Influence of temporal context on value in the multiple-chains and successive-encounters procedures

Matthew O'Daly, Samuel Angulo, Cassandra Gipson-Reichardt, Edmund Fantino

Research output: Contribution to journalArticle

4 Scopus citations

Abstract

This set of studies explored the influence of temporal context across multiple-chain and multiple-successive-encounters procedures. Following training with different temporal contexts, the value of stimuli sharing similar reinforcement schedules was assessed by presenting these stimuli in concurrent probes. The results for the multiple-chain schedule indicate that temporal context does impact the value of a conditioned reinforcer consistent with delay-reduction theory, such that a stimulus signaling a greater reduction in delay until reinforcement has greater value. Further, nonreinforced stimuli that are concurrently presented with the preferred terminal link also have greater value, consistent with value transfer. The effects of context on value for conditions with the multiple-successive-encounters procedure, however, appear to depend on whether the search schedule or alternate handling schedule was manipulated, as well as on whether the tested stimuli were the rich or lean schedules in their components. Overall, the results help delineate the conditions under which temporal context affects conditioned-reinforcement value (acting as a learning variable) and the conditions under which it does not (acting as a performance variable), an issue of relevance to theories of choice.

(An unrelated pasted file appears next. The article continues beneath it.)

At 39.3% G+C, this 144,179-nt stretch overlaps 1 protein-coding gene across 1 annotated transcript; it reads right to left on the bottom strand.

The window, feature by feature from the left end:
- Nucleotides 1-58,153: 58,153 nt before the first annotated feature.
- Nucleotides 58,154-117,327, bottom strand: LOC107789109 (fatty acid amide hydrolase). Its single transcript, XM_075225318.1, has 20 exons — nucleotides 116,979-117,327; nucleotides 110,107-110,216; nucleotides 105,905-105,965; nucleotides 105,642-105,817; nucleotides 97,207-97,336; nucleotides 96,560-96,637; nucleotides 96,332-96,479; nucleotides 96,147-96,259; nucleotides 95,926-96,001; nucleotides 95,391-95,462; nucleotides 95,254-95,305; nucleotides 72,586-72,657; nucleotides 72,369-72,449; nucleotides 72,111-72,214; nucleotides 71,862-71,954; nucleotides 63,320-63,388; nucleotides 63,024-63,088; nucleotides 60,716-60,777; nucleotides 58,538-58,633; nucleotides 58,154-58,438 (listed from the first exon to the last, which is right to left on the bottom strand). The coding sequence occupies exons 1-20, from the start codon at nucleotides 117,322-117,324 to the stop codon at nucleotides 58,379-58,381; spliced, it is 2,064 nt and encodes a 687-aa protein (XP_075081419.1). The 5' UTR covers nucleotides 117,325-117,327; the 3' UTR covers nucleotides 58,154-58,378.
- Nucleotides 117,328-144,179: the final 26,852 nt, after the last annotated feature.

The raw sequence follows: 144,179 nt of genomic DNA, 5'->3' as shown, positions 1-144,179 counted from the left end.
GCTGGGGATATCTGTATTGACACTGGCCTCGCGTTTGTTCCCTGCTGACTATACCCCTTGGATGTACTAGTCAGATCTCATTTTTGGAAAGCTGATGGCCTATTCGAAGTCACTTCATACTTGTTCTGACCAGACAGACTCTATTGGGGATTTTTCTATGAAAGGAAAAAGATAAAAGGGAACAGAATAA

Original languageEnglish (US)
Pages (from-to)309-328
Number of pages20
JournalJournal of the Experimental Analysis of Behavior
Volume85
Issue number3
DOIs
StatePublished - May 2006
Externally publishedYes

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Keywords

  • Chain schedule
  • Choice
  • Context of reinforcement
  • Delay reduction theory
  • Key peck
  • Pigeons
  • Stimulus value

ASJC Scopus subject areas

  • Behavioral Neuroscience
  • Psychology(all)
  • Neuropsychology and Physiological Psychology
  • Experimental and Cognitive Psychology

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